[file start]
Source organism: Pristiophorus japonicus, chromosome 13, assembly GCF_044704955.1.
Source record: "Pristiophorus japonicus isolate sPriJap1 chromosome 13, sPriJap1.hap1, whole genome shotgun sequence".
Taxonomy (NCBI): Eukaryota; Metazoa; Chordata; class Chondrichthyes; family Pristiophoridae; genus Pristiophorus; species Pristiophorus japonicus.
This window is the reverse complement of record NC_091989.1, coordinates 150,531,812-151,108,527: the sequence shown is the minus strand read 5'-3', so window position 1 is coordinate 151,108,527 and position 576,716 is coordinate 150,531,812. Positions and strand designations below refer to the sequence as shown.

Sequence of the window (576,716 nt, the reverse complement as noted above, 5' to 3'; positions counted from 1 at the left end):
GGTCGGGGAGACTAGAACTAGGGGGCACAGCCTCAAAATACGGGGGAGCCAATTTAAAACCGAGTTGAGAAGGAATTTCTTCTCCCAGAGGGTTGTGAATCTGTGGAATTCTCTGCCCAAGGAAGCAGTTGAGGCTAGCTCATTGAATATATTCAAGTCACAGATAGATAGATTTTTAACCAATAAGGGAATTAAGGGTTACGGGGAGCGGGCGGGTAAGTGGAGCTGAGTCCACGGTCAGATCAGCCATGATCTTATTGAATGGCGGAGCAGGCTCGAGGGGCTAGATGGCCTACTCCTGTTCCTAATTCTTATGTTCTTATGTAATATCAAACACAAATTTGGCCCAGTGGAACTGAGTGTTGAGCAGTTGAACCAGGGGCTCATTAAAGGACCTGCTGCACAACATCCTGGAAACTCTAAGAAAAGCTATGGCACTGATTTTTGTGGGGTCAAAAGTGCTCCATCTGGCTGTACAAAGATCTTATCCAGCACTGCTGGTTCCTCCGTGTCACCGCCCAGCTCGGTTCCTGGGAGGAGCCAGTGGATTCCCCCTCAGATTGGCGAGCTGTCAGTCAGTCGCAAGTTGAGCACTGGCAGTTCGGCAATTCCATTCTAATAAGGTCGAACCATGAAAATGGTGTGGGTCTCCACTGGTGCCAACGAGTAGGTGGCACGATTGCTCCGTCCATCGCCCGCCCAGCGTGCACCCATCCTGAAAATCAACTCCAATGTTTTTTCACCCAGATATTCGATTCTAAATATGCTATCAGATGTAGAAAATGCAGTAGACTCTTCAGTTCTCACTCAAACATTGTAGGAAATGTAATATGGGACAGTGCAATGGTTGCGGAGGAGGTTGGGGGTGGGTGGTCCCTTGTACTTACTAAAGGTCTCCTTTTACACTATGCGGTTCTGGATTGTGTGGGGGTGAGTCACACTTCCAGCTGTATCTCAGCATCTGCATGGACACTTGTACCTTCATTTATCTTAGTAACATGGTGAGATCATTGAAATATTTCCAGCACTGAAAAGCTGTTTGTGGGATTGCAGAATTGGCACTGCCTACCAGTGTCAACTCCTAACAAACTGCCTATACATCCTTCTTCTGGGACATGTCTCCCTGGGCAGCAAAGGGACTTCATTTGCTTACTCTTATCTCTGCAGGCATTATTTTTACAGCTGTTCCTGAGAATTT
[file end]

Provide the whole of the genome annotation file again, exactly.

Source organism: Pristiophorus japonicus, chromosome 13, assembly GCF_044704955.1.
Source record: "Pristiophorus japonicus isolate sPriJap1 chromosome 13, sPriJap1.hap1, whole genome shotgun sequence".
Taxonomy (NCBI): Eukaryota; Metazoa; Chordata; class Chondrichthyes; family Pristiophoridae; genus Pristiophorus; species Pristiophorus japonicus.
This window is the reverse complement of record NC_091989.1, coordinates 150,531,812-151,108,527: the sequence shown is the minus strand read 5'-3', so window position 1 is coordinate 151,108,527 and position 576,716 is coordinate 150,531,812. Positions and strand designations below refer to the sequence as shown.

Sequence of the window (576,716 nt, the reverse complement as noted above, 5' to 3'; positions counted from 1 at the left end):
GGTCGGGGAGACTAGAACTAGGGGGCACAGCCTCAAAATACGGGGGAGCCAATTTAAAACCGAGTTGAGAAGGAATTTCTTCTCCCAGAGGGTTGTGAATCTGTGGAATTCTCTGCCCAAGGAAGCAGTTGAGGCTAGCTCATTGAATATATTCAAGTCACAGATAGATAGATTTTTAACCAATAAGGGAATTAAGGGTTACGGGGAGCGGGCGGGTAAGTGGAGCTGAGTCCACGGTCAGATCAGCCATGATCTTATTGAATGGCGGAGCAGGCTCGAGGGGCTAGATGGCCTACTCCTGTTCCTAATTCTTATGTTCTTATGTAATATCAAACACAAATTTGGCCCAGTGGAACTGAGTGTTGAGCAGTTGAACCAGGGGCTCATTAAAGGACCTGCTGCACAACATCCTGGAAACTCTAAGAAAAGCTATGGCACTGATTTTTGTGGGGTCAAAAGTGCTCCATCTGGCTGTACAAAGATCTTATCCAGCACTGCTGGTTCCTCCGTGTCACCGCCCAGCTCGGTTCCTGGGAGGAGCCAGTGGATTCCCCCTCAGATTGGCGAGCTGTCAGTCAGTCGCAAGTTGAGCACTGGCAGTTCGGCAATTCCATTCTAATAAGGTCGAACCATGAAAATGGTGTGGGTCTCCACTGGTGCCAACGAGTAGGTGGCACGATTGCTCCGTCCATCGCCCGCCCAGCGTGCACCCATCCTGAAAATCAACTCCAATGTTTTTTCACCCAGATATTCGATTCTAAATATGCTATCAGATGTAGAAAATGCAGTAGACTCTTCAGTTCTCACTCAAACATTGTAGGAAATGTAATATGGGACAGTGCAATGGTTGCGGAGGAGGTTGGGGGTGGGTGGTCCCTTGTACTTACTAAAGGTCTCCTTTTACACTATGCGGTTCTGGATTGTGTGGGGGTGAGTCACACTTCCAGCTGTATCTCAGCATCTGCATGGACACTTGTACCTTCATTTATCTTAGTAACATGGTGAGATCATTGAAATATTTCCAGCACTGAAAAGCTGTTTGTGGGATTGCAGAATTGGCACTGCCTACCAGTGTCAACTCCTAACAAACTGCCTATACATCCTTCTTCTGGGACATGTCTCCCTGGGCAGCAAAGGGACTTCATTTGCTTACTCTTATCTCTGCAGGCATTATTTTTACAGCTGTTCCTGAGAATTT